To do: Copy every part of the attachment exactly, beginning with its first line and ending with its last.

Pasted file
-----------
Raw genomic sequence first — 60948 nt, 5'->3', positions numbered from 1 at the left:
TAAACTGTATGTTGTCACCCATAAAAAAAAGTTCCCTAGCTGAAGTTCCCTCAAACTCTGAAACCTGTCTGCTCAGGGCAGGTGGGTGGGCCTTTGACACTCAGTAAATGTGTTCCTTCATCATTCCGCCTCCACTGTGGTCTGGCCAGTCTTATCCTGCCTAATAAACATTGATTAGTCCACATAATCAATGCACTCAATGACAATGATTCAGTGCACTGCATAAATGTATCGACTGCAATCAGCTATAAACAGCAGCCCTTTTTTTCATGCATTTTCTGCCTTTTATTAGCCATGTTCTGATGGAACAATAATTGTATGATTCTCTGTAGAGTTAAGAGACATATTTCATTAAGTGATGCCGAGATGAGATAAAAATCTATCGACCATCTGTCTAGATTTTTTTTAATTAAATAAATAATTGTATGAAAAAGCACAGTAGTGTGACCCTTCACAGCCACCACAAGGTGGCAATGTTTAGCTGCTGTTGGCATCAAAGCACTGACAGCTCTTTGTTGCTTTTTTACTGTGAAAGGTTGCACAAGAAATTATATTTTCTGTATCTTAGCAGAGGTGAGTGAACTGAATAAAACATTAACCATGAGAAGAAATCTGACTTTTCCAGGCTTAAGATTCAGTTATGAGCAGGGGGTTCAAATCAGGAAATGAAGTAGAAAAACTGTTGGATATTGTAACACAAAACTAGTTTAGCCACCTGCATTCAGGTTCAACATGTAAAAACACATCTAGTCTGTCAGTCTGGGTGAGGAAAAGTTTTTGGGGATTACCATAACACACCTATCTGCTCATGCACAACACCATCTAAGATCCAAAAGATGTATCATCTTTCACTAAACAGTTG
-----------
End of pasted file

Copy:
Raw genomic sequence first — 60948 nt, 5'->3', positions numbered from 1 at the left:
TAAACTGTATGTTGTCACCCATAAAAAAAAGTTCCCTAGCTGAAGTTCCCTCAAACTCTGAAACCTGTCTGCTCAGGGCAGGTGGGTGGGCCTTTGACACTCAGTAAATGTGTTCCTTCATCATTCCGCCTCCACTGTGGTCTGGCCAGTCTTATCCTGCCTAATAAACATTGATTAGTCCACATAATCAATGCACTCAATGACAATGATTCAGTGCACTGCATAAATGTATCGACTGCAATCAGCTATAAACAGCAGCCCTTTTTTTCATGCATTTTCTGCCTTTTATTAGCCATGTTCTGATGGAACAATAATTGTATGATTCTCTGTAGAGTTAAGAGACATATTTCATTAAGTGATGCCGAGATGAGATAAAAATCTATCGACCATCTGTCTAGATTTTTTTTAATTAAATAAATAATTGTATGAAAAAGCACAGTAGTGTGACCCTTCACAGCCACCACAAGGTGGCAATGTTTAGCTGCTGTTGGCATCAAAGCACTGACAGCTCTTTGTTGCTTTTTTACTGTGAAAGGTTGCACAAGAAATTATATTTTCTGTATCTTAGCAGAGGTGAGTGAACTGAATAAAACATTAACCATGAGAAGAAATCTGACTTTTCCAGGCTTAAGATTCAGTTATGAGCAGGGGGTTCAAATCAGGAAATGAAGTAGAAAAACTGTTGGATATTGTAACACAAAACTAGTTTAGCCACCTGCATTCAGGTTCAACATGTAAAAACACATCTAGTCTGTCAGTCTGGGTGAGGAAAAGTTTTTGGGGATTACCATAACACACCTATCTGCTCATGCACAACACCATCTAAGATCCAAAAGATGTATCATCTTTCACTAAACAGTTG